This superb secretaire-chest, with its marquetry of Roman foliate scrolls, classical urns and gout grec borders by Chippendale is for a bedroom apartment window-pier, and relates to the antique Etruscan style promoted by the Rome-trained architect Robert Adam (1728-92). It forms part of a group of marquetry furniture considered the cabinet-maker’s finest in terms of quality, skill and value, which includes, most notably, the ‘Diana and Minerva’ commode (1773), supplied to Edwin Lascelles, 1st Baron Harewood (1713-95) at Harewood House, Yorkshire, the ‘Renishaw’ commode (circa 1775), now at Renishaw Hall, Yorkshire, but originally commissioned for Sir Peniston Lamb, 1st Viscount Melbourne (1745-1828), for Melbourne House, Piccadilly, and the ‘Panshanger’ cabinets (circa 1773), now at Firle Place, East Sussex but likewise supplied to Lord Melbourne for Melbourne House.
The urn-inlaid oval panels to the doors of this secretaire-chest are virtually identical to those on a commode supplied by Chippendale for Lady Winn’s bedchamber at Nostell Priory, Yorkshire, in 1770 (1). Chippendale’s work at Nostell Priory for Sir Rowland Winn is well-documented and extensive accounts exist from 1766 until 1785. The design of the urn, placed within a finely figured oval ground, with its palmette spray finial, Greek key handles and foliate-wrapped ribbed body are all but indistinguishable from the Nostell commode. Of note, a further pair of commodes supplied by Chippendale to William Constable, for the Drawing-Room of his house in Mansfield Street, London features similar urn-inlaid panels and interior drawer arrangement (2).
The geometric strapwork border of this cabinet is a continuation of the cut-corner panel rendered in carved mahogany. It relates to marquetry found on the dressing-bureau (lot 5 in this sale), and also appears on a similar secretaire (3) and a pair of pedestals, part of the Dining room sideboard suite, supplied by Chippendale to Harewood House in circa 1771 (4).
By further comparison, the motif of a palmette and foliate scroll issuing from a bellflower that appears on the uprights of this secretaire-cabinet also features on the Panshanger cabinets, and on the top of the Nostell commode. The Roman foliate scroll frieze terminating in florets on the upper section of this cabinet is also found on the top of the ‘Diana and Minerva’ commode; this frieze was possibly inspired by the designs of Michelangelo Pergolesi, who was specifically called from Rome to London by Adam to collaborate on the publication he was preparing, Ruins of the Palace of the Emperor Diocletian at Spalatro [sic] in Dalmatia (1764) (5). Other inlay is also probably derived from Pergolesi, including the marquetry on the uprights of the lower section, and the guilloche border encircling the oval panels (6). Pergolesi subsequently compiled his series of prints, which have been described as ‘Rococo ornament in classical disguise’, into Designs for various ornaments, etc., published over a long period from 1777 to 1801 (7). Interestingly, while Chippendale dedicated the first two editions of the Director to Hugh Percy, 1st Earl of Northumberland (from 1766, 1st Duke) (1714-86), a notable patron of the arts, Pergolesi too included an In-Memoriam plate ‘To the Memory of the Late Most High and Puissant Prince Hugh Percy Duke of Northumberland’ in a posthumous edition of Designs (8).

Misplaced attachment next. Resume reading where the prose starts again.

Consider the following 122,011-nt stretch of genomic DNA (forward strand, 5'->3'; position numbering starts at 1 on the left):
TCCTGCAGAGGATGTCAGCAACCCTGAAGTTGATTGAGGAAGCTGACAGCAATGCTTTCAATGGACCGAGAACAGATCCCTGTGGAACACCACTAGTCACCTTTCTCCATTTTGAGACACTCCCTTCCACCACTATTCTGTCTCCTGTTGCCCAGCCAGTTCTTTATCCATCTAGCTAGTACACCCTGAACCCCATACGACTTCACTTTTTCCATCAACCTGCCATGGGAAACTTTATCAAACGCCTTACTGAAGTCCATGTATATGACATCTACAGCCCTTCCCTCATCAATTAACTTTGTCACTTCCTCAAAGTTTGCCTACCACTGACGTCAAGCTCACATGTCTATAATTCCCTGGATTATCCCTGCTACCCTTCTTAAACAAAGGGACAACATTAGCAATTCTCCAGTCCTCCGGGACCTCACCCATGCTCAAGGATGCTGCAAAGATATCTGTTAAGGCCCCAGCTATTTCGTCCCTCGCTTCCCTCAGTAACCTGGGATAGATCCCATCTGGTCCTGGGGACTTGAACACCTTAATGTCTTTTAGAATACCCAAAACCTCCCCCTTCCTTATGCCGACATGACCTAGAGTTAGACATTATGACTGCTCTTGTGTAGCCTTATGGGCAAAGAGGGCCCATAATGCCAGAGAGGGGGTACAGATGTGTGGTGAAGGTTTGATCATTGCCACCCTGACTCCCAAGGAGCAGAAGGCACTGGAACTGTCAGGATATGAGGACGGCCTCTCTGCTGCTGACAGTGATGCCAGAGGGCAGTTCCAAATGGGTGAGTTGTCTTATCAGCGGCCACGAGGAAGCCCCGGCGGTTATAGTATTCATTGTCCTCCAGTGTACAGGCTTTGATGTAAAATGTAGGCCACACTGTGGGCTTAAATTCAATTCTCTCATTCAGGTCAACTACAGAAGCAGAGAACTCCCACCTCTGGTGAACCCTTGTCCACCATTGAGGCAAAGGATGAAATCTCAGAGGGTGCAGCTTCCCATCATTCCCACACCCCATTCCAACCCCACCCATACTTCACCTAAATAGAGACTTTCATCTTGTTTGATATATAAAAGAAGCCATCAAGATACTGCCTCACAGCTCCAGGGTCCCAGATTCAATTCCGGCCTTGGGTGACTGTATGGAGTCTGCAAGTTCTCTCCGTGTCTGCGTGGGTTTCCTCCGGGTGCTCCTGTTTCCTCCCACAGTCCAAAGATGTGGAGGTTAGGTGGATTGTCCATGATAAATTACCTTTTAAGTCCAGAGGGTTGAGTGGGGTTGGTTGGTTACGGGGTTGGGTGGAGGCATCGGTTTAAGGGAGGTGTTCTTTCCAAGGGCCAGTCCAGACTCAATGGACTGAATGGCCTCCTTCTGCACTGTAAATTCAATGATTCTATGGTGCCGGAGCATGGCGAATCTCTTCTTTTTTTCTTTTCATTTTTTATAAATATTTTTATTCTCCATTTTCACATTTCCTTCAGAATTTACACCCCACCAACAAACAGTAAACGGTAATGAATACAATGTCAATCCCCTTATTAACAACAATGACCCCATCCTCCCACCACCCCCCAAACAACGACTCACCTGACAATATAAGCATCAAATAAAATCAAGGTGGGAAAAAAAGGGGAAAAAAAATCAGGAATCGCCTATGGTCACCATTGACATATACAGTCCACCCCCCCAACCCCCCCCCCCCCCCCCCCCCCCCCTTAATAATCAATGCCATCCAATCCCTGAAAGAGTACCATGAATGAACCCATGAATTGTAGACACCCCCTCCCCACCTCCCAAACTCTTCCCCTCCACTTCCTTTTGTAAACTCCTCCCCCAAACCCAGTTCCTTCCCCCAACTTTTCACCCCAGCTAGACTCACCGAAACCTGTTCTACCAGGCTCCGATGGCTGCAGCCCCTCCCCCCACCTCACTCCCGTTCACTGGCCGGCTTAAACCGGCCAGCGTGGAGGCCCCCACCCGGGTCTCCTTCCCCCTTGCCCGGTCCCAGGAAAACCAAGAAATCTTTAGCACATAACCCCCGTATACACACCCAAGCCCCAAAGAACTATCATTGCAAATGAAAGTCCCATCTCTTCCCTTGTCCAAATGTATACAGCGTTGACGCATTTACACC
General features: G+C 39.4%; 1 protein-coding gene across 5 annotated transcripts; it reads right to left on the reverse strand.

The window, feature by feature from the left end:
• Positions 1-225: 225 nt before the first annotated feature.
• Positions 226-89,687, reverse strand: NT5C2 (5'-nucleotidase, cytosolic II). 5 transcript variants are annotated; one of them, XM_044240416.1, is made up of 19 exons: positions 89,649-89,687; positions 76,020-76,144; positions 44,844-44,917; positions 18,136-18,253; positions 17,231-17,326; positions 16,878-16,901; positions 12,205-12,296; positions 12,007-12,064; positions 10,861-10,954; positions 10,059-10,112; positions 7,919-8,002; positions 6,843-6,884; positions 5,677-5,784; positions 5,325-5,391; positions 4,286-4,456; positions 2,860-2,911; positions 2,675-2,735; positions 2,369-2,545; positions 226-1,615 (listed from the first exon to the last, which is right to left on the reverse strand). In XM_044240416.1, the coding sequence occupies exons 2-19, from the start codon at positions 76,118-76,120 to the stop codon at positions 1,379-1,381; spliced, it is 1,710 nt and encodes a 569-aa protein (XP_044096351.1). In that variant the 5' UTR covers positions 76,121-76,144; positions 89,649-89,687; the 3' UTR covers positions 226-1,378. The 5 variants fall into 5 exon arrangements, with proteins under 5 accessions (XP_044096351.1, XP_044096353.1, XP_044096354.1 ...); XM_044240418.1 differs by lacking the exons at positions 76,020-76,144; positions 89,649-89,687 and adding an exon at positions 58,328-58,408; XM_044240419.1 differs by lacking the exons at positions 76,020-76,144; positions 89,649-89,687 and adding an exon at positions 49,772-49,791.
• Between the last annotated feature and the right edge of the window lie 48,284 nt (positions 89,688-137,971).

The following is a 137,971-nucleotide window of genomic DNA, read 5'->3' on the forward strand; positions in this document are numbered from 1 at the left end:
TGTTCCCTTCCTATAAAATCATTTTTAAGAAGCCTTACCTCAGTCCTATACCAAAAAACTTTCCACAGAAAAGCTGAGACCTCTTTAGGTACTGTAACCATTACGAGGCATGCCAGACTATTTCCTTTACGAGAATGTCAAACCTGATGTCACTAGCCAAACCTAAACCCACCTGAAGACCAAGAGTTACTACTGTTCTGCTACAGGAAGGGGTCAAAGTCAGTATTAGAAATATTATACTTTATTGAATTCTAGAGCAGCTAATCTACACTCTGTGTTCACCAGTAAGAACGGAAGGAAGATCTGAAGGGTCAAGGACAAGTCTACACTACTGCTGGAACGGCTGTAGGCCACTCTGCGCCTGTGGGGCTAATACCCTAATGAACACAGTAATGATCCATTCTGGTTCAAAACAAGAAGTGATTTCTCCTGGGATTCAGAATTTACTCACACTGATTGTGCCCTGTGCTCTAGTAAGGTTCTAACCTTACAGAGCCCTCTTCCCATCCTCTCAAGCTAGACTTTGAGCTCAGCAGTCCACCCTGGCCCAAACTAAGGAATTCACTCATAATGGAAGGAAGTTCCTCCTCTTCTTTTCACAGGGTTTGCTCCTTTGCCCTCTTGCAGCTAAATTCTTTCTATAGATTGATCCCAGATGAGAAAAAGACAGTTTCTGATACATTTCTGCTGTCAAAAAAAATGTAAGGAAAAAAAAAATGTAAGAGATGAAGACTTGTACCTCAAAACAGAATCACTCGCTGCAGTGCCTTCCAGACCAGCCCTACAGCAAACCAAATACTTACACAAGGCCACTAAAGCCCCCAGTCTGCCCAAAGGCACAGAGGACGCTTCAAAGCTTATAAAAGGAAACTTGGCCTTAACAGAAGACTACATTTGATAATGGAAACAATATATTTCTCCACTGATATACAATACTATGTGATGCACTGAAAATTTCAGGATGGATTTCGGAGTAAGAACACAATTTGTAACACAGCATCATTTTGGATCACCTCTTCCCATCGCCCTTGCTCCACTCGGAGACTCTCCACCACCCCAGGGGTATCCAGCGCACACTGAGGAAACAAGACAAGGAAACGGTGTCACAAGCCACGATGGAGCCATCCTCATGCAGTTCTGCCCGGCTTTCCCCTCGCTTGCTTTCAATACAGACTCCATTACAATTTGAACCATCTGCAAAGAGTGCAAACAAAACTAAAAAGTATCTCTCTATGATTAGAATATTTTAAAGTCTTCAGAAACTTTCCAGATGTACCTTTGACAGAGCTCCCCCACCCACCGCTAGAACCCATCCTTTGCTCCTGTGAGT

The secretaire-chest displays distinctive Grecian-scrolled feet inlaid with bellflower chains and Greek key as adapted from a Louis XIV pattern for a sarcophagus-commode issued by Jean Berain (1638-1711) (9). Similarly, patterned feet with the same details rendered in ormolu appear on a pair of Chippendale commodes reputedly supplied for the 1st Duke of Wellington, one of which is in the public collections at the Lady Lever Gallery, Port Sunlight and the other sold Christie's London, 6 July 1995, lot 152 and again, 4 July 1996, lot 398 (10). These feet also feature on the remarkable commode supplied to Sir Rowland Winn for 11 St. James’s Square (lot 10 in this sale) (11). Both the Wellington commodes and Sir Rowland Winn’s commode are derived from a Chippendale design of circa 1762 in the collection of the Metropolitan Museum of Art, and both also display the same geometric strapwork-bordered doors that appear on this piece (12). Furthermore, the feet on this cabinet have been supported by laminated blocks, glued together and then glued behind the brackets to give the foot great strength and resilience; a workshop practice much favoured by Chippendale.
(1) C. Gilbert, The Life and Work of Thomas Chippendale, London, 1978, vol. II, figs. 221-222.
(2) Sold Christie's, London, 9 July 1992, lot 55.
(3) Sold Christie's, London, 24 November 2005, lot 131.
(4) Gilbert, op. cit., vol. II, figs. 350, 352, plate 7.
(5) Classical Ornament of the Eighteenth Century: Designed and engraved by Michelangelo Pergolesi, New York, 1970, plates 14, 25.
(6) Ibid., plates 33, 58.
(7) Ibid., p. VI.
(8) Ibid., plate 56b.
(9) L’Oeuvre Complet de Jean Bérain, Paris, n.d., plate 88.
(10) Illustrated in L. Wood, Catalogue of Commodes, London, 1994, pp. 184-185, fig. 168.
(11) Sold Christie's, London, 5 December 1991, lot 130.